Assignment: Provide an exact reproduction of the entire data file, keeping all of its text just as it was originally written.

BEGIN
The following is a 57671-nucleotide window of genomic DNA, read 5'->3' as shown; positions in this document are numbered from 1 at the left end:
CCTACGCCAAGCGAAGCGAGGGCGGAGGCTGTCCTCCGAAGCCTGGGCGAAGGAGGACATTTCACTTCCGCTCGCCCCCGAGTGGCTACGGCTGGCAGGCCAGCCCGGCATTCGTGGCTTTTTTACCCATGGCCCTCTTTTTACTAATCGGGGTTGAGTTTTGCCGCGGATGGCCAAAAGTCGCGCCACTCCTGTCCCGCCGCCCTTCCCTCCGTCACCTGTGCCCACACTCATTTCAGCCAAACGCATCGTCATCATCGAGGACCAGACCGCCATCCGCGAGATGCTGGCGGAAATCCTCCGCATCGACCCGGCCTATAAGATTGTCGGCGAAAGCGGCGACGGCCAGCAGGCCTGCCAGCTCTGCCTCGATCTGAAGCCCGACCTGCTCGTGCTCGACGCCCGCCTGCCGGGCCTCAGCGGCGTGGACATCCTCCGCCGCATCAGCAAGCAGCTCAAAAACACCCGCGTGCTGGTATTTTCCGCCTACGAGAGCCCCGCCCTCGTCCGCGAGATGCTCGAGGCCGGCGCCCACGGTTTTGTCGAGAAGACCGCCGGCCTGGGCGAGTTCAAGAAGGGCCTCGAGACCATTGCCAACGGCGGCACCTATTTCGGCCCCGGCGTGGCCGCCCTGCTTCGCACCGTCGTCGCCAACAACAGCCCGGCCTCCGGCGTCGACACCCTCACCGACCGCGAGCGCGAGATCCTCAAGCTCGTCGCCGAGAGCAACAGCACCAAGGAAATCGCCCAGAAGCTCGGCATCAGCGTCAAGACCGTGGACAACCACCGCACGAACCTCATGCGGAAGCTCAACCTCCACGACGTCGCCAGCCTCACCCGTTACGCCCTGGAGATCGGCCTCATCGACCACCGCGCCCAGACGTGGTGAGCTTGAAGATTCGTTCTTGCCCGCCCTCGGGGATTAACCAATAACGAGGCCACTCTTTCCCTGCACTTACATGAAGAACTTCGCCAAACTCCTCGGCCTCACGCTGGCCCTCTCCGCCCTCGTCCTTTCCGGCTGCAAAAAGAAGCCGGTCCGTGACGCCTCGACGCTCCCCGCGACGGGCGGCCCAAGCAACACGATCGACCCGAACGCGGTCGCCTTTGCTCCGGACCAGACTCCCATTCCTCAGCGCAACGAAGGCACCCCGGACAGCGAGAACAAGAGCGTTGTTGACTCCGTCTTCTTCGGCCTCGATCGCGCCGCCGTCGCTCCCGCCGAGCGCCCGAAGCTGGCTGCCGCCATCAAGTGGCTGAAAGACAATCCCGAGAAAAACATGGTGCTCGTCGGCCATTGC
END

The following is a 57671-nucleotide window of genomic DNA, read 5'->3' as shown; positions in this document are numbered from 1 at the left end:
CCTACGCCAAGCGAAGCGAGGGCGGAGGCTGTCCTCCGAAGCCTGGGCGAAGGAGGACATTTCACTTCCGCTCGCCCCCGAGTGGCTACGGCTGGCAGGCCAGCCCGGCATTCGTGGCTTTTTTACCCATGGCCCTCTTTTTACTAATCGGGGTTGAGTTTTGCCGCGGATGGCCAAAAGTCGCGCCACTCCTGTCCCGCCGCCCTTCCCTCCGTCACCTGTGCCCACACTCATTTCAGCCAAACGCATCGTCATCATCGAGGACCAGACCGCCATCCGCGAGATGCTGGCGGAAATCCTCCGCATCGACCCGGCCTATAAGATTGTCGGCGAAAGCGGCGACGGCCAGCAGGCCTGCCAGCTCTGCCTCGATCTGAAGCCCGACCTGCTCGTGCTCGACGCCCGCCTGCCGGGCCTCAGCGGCGTGGACATCCTCCGCCGCATCAGCAAGCAGCTCAAAAACACCCGCGTGCTGGTATTTTCCGCCTACGAGAGCCCCGCCCTCGTCCGCGAGATGCTCGAGGCCGGCGCCCACGGTTTTGTCGAGAAGACCGCCGGCCTGGGCGAGTTCAAGAAGGGCCTCGAGACCATTGCCAACGGCGGCACCTATTTCGGCCCCGGCGTGGCCGCCCTGCTTCGCACCGTCGTCGCCAACAACAGCCCGGCCTCCGGCGTCGACACCCTCACCGACCGCGAGCGCGAGATCCTCAAGCTCGTCGCCGAGAGCAACAGCACCAAGGAAATCGCCCAGAAGCTCGGCATCAGCGTCAAGACCGTGGACAACCACCGCACGAACCTCATGCGGAAGCTCAACCTCCACGACGTCGCCAGCCTCACCCGTTACGCCCTGGAGATCGGCCTCATCGACCACCGCGCCCAGACGTGGTGAGCTTGAAGATTCGTTCTTGCCCGCCCTCGGGGATTAACCAATAACGAGGCCACTCTTTCCCTGCACTTACATGAAGAACTTCGCCAAACTCCTCGGCCTCACGCTGGCCCTCTCCGCCCTCGTCCTTTCCGGCTGCAAAAAGAAGCCGGTCCGTGACGCCTCGACGCTCCCCGCGACGGGCGGCCCAAGCAACACGATCGACCCGAACGCGGTCGCCTTTGCTCCGGACCAGACTCCCATTCCTCAGCGCAACGAAGGCACCCCGGACAGCGAGAACAAGAGCGTTGTTGACTCCGTCTTCTTCGGCCTCGATCGCGCCGCCGTCGCTCCCGCCGAGCGCCCGAAGCTGGCTGCCGCCATCAAGTGGCTGAAAGACAATCCCGAGAAAAACATGGTGCTCGTCGGCCATTGC